A student at UC San Diego School of Medicine and Herbert Wertheim School of Public Health and Human Longevity Science has been invited by the Biden administration to participate in an exclusive group of experts and leaders in the fields of medicine and public health.
The U.S. Agency for International Development has funded a $38 million, five-year project led by UC San Diego researchers to better understand and promote health agency for individuals, communities and local organizations in low- and middle-income countries.
Financial incentives and other nudges have been used to help increase vaccination rates across the nation, but new research from the University of California San Diego’s Rady School of Management reveals that compensations need to be large—at least $100—to reduce vaccine hesitancy.
A recent pilot program measuring the results of online tutoring for K-12 students has shown positive, promising results, according to a new study from the University of California San Diego’s Rady School of Management.
Researchers at UC San Diego School of Medicine have presented data that suggests a new HIV outbreak in Tijuana, Mexico, driven in part by “drug tourism” unabated by the closure of the international border due to the COVID-19 pandemic.
Smokers were not early adopters of high nicotine e-cigarettes as cessation aids despite the rapid growth of sales of these products in 2017, report Herbert Wertheim School of Public Health and Human Longevity Science at University of California San Diego researchers.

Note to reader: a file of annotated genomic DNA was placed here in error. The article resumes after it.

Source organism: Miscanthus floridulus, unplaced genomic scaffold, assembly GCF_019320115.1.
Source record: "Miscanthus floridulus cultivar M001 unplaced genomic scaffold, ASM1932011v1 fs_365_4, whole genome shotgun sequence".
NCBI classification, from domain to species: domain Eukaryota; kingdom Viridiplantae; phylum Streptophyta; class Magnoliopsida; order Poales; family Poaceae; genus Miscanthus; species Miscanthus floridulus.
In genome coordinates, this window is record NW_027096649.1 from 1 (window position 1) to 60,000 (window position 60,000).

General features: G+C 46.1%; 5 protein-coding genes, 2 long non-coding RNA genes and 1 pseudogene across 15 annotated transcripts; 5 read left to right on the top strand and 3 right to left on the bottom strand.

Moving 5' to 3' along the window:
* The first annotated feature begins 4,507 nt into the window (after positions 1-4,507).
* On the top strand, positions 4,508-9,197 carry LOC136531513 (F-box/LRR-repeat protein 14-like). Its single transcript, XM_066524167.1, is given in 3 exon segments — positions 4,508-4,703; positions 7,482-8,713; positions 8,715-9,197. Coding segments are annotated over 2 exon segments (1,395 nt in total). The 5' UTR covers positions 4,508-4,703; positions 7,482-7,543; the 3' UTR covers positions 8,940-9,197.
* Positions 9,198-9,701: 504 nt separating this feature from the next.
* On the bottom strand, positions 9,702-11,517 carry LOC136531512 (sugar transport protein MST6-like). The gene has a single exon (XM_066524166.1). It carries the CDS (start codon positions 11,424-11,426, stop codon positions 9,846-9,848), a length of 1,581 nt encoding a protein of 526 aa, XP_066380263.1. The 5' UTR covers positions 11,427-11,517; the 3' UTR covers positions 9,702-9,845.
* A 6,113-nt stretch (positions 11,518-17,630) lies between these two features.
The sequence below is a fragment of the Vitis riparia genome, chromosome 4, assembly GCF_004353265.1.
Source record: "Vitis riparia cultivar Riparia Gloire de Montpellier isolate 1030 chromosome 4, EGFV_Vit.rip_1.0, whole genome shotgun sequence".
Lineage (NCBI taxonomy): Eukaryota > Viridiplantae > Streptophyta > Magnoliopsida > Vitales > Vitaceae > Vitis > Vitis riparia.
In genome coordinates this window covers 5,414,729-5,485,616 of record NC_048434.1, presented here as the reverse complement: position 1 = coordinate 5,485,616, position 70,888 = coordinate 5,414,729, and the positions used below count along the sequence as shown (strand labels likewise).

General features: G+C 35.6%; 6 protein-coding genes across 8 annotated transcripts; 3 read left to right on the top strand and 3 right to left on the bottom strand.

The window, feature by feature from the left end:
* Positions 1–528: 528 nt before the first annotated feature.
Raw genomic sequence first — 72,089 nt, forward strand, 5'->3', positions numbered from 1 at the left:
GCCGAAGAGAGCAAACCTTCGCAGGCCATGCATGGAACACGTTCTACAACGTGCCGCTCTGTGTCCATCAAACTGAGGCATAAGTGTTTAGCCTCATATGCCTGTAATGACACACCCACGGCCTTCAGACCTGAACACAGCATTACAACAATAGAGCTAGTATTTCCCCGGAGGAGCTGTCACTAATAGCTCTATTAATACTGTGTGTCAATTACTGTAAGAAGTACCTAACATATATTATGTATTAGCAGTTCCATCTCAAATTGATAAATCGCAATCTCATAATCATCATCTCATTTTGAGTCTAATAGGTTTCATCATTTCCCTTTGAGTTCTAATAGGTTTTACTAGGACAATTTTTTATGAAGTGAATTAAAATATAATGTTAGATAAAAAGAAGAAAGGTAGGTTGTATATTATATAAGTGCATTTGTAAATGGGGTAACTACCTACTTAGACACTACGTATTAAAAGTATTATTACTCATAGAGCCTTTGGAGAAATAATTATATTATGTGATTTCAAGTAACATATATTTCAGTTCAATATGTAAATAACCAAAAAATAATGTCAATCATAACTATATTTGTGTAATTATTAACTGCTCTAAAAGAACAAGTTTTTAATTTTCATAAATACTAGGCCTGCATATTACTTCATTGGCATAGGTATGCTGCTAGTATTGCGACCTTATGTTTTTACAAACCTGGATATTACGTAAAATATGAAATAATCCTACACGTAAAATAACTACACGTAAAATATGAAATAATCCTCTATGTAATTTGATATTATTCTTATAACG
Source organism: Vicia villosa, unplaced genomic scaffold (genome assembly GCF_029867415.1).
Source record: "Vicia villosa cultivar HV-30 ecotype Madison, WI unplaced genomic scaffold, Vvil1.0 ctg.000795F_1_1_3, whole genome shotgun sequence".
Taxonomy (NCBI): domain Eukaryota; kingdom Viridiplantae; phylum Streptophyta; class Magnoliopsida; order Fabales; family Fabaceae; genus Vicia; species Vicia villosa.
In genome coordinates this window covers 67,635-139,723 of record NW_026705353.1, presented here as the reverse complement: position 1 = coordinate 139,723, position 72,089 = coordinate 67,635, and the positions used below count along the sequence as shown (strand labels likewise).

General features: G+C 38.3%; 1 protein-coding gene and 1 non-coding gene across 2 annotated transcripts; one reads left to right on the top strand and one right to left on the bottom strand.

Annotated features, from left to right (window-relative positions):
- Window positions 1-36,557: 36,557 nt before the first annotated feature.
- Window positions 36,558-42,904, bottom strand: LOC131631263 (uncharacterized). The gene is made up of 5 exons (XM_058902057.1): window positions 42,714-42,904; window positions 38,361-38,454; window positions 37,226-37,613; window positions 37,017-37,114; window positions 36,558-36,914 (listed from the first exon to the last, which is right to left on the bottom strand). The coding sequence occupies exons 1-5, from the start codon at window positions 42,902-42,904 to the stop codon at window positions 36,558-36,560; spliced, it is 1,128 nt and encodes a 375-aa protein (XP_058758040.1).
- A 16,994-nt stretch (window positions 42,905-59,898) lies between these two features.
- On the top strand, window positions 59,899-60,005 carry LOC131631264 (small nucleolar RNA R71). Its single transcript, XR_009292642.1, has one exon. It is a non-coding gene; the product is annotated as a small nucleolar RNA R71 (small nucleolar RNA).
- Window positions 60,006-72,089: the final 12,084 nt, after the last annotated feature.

With the number of mass killings by firearms rapidly increasing from 270 in 2014 to 693 in 2021, President Biden recently called for the reinstatement of the federal assault weapons ban as a way to curtail gun violence. But how effective are weapons bans and will the market comply with them?
Data from a UC San Diego Herbert Wertheim School of Public Health and Human Longevity Science study point to as much as a 27% increase in heart disease risk in postmenopausal women who experience both high levels of social isolation and loneliness.
When governments are neither clearly democratic nor authoritarian, once-dominant groups lose political status, and politicians emerge to exploit their resentment, the risks of civil war increase. That’s the premise of “How Civil Wars Start and How to Stop Them,” a new book from Barbara F. Walter.
UC San Diego researchers in the Herbert Wertheim School of Public Health, Scripps Institution of Oceanography and Department of Emergency Medicine, discuss the health impacts of heat waves on people experiencing homelessness, emergency department visits and which characteristics make them at-risk.